If you had to take three books on a desert island what would they be?
Calm by Fearne Cotton:
This book is incredible and it has so many great tips and advice in it that I feel I would be able to keep myself feeling calm and happy and could dip into it at any time just to bring my focus back to where it needed to be if I was stressed or worried.
Matilda by Roald Dahl:
My favourite Roald Dahl book. I just love reading this story and I never get sick of it so I think I would always enjoy opening this up and getting lost in Matilda’s world.
The Silver Locket by Margaret James:
Margaret James was my tutor at The London School of Journalism and when I read this book (the first in her Charton Minster series) I absolutely loved it. I went on to read the two that followed very quickly afterwards. I believe there are more in the series now and I am keen to read those too, but this first book will always mean more to me because I read it just as I was starting to write my first full length novel and I remember feeling incredibly lucky to have been taught by such a wonderful writer. I think I would continue to enjoy reading this book over and over and it would be a good one to take onto the island with me.
Can you tell us a little about your publishing journey?
I wrote stories and was rejected for over ten years before I got my big break.
I have always been interested in reading and as I progressed through my teens I tried my hand at writing but it was only ever a hobby, nothing to take seriously. It wasn’t until I had my daughter – and discovered Harry Potter! – that I decided to stop messing around and if it was something I wanted to do, to believe in myself and start writing with a view to one day being published. I trained at the London School of Journalism and kept sending out my work. In 2013, after years of rejection, I was very lucky to win an award for my writing: The New Talent Award! As a result, I was approached by an agent and within weeks I had signed to her agency. Another few years went by and we were still sending work out – this time to bigger publishers because I now had an agent – but still, we were getting rejections. I felt deflated and ready to give up but my agent and my family kept me going. I kept writing and getting feedback and re-writing, practising my craft and looking for new ways to make my writing better. And in 2016, I got the email I had worked so hard for – an editor at Harper Impulse wanted to meet with me. In June 2016 I went up to London to Harper Collins’ HQ and met with the very lovely Charlotte Ledger who took me for tea and cake and it was in that café that she told me they would be offering me a two book deal with them. Fast forward to May 2017, and after just over ten years of hard work, rejections and nearly giving up, my dream finally came true.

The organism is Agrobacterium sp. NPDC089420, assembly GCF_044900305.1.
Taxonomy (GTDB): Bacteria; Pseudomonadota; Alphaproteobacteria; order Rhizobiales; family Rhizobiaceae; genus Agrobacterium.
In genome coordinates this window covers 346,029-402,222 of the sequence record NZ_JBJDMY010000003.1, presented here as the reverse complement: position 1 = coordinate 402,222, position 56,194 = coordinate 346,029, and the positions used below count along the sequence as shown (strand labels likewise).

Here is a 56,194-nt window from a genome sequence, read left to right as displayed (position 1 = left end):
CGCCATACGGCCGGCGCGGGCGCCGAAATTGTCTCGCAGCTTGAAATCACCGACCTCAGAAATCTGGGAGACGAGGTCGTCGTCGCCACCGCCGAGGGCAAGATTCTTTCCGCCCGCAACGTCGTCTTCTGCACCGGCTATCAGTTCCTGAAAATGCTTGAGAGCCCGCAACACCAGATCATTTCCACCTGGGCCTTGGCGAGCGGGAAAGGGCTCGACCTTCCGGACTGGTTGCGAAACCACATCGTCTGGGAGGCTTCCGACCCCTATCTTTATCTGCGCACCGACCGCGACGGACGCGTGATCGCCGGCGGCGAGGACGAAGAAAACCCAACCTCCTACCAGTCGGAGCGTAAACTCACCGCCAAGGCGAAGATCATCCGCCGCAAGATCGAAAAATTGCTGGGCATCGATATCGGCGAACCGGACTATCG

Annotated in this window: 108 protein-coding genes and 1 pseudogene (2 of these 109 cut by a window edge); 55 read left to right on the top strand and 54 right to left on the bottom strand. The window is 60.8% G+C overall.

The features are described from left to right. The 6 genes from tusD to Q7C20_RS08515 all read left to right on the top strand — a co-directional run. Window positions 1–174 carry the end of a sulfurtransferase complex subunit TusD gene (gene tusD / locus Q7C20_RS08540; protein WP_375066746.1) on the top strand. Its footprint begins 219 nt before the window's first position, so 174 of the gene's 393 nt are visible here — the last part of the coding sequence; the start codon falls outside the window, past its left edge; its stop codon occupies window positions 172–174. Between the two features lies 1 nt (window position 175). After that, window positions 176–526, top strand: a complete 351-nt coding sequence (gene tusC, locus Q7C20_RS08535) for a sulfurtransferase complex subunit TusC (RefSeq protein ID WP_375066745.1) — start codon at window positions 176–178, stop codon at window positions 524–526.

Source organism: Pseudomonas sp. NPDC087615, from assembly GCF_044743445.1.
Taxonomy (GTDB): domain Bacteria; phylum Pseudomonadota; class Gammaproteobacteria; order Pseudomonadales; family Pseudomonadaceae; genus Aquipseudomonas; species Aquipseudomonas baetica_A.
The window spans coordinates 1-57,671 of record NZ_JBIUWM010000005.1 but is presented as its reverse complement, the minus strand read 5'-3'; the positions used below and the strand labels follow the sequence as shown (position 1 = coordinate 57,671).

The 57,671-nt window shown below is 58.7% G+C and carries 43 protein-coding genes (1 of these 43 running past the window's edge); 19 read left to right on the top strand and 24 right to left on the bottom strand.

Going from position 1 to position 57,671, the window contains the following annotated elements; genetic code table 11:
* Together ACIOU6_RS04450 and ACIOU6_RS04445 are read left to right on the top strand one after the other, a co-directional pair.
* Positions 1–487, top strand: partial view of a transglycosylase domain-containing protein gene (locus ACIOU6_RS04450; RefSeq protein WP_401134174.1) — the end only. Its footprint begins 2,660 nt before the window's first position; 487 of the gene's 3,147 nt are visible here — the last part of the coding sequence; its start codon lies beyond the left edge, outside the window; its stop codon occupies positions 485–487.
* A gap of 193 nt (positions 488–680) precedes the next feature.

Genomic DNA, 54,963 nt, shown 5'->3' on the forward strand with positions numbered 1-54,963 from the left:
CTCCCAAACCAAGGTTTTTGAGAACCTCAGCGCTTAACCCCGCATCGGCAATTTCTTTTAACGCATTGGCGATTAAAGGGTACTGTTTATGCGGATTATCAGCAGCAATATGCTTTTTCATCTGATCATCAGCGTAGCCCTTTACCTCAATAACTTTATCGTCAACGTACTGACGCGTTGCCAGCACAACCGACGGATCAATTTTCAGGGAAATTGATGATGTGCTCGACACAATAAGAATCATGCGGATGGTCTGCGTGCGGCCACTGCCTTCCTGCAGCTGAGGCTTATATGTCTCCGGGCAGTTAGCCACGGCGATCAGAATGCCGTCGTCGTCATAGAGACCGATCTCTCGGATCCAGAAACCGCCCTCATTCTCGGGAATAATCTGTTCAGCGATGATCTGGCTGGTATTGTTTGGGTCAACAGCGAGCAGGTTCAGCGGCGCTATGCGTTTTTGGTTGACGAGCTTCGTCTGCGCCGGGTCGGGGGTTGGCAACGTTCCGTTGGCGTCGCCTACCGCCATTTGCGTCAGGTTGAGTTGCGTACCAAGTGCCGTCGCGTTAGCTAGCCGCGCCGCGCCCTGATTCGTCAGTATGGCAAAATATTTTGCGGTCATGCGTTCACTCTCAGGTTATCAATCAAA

Can you share with us a photo that tells a story?
I chose this picture to share with you because it is one of my favourite, un-posed photos. This was taken a couple of years ago at a woodland festival that I attend most years with my best friend and her two children. I love coming here because, in a technology based world, it is so nice to come here for the day and embrace the outdoors and music and natural based products. We sit on the floor inside a huge tent and listen to music whilst singing along and it just feels like we are going back to nature and taking away the electronic element of childhood which quite easily becomes so dominant in children’s lives. I sneakily took this photo when the girls were chatting about something they could see on the other side of the lake. They were so content to skim stones, laugh together and run around in the fresh air and it really made my heart smile. I know times are changing, but when you strip back to basics like this, it feels wonderfully refreshing.
What would you like your readers to know before starting your book?
Whilst I talk about parenting experiences in my book and, in particular, those who experience challenges, I am very aware that every single person’s experience will differ. No two families with autistic children will experience the same, and no one person’s post-natal depression will be the same as another’s. But the intention with this book is to show just a snippet of these characters lives with these challenges in the hope that if someone is reading the book and they feel they can relate, then I hope they find comfort and reassurance in knowing they are not alone. Yes, this is a fictional story, but it is based on real life experiences from real life parents.
Do you have any questions that you would like to ask your readers?
I am always looking for more story ideas to write about that will appeal to mums and dads out there so if there are any parenting topics you would love to see addressed in my stories, please do let me know! J